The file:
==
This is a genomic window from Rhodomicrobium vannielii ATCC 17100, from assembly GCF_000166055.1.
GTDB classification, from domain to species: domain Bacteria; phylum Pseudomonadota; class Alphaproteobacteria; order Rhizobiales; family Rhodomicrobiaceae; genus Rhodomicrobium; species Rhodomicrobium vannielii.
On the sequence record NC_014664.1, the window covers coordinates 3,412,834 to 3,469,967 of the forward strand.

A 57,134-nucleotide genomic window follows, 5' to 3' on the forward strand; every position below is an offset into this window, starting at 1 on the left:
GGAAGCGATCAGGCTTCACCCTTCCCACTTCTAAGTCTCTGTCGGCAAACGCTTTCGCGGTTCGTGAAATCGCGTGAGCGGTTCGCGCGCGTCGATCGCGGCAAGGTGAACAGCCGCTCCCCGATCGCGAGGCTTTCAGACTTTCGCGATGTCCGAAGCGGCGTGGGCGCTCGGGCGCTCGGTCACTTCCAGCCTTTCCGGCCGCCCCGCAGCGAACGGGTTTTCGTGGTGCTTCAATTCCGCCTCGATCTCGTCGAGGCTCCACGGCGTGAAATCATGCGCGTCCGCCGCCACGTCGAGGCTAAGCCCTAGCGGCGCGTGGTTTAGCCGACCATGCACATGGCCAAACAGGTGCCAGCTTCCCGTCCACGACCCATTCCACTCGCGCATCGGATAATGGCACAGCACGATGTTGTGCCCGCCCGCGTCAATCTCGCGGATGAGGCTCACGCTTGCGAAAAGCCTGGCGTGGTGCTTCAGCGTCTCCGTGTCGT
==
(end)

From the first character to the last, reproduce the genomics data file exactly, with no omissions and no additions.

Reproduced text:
This is a genomic window from Rhodomicrobium vannielii ATCC 17100, from assembly GCF_000166055.1.
GTDB classification, from domain to species: domain Bacteria; phylum Pseudomonadota; class Alphaproteobacteria; order Rhizobiales; family Rhodomicrobiaceae; genus Rhodomicrobium; species Rhodomicrobium vannielii.
On the sequence record NC_014664.1, the window covers coordinates 3,412,834 to 3,469,967 of the forward strand.

A 57,134-nucleotide genomic window follows, 5' to 3' on the forward strand; every position below is an offset into this window, starting at 1 on the left:
GGAAGCGATCAGGCTTCACCCTTCCCACTTCTAAGTCTCTGTCGGCAAACGCTTTCGCGGTTCGTGAAATCGCGTGAGCGGTTCGCGCGCGTCGATCGCGGCAAGGTGAACAGCCGCTCCCCGATCGCGAGGCTTTCAGACTTTCGCGATGTCCGAAGCGGCGTGGGCGCTCGGGCGCTCGGTCACTTCCAGCCTTTCCGGCCGCCCCGCAGCGAACGGGTTTTCGTGGTGCTTCAATTCCGCCTCGATCTCGTCGAGGCTCCACGGCGTGAAATCATGCGCGTCCGCCGCCACGTCGAGGCTAAGCCCTAGCGGCGCGTGGTTTAGCCGACCATGCACATGGCCAAACAGGTGCCAGCTTCCCGTCCACGACCCATTCCACTCGCGCATCGGATAATGGCACAGCACGATGTTGTGCCCGCCCGCGTCAATCTCGCGGATGAGGCTCACGCTTGCGAAAAGCCTGGCGTGGTGCTTCAGCGTCTCCGTGTCGT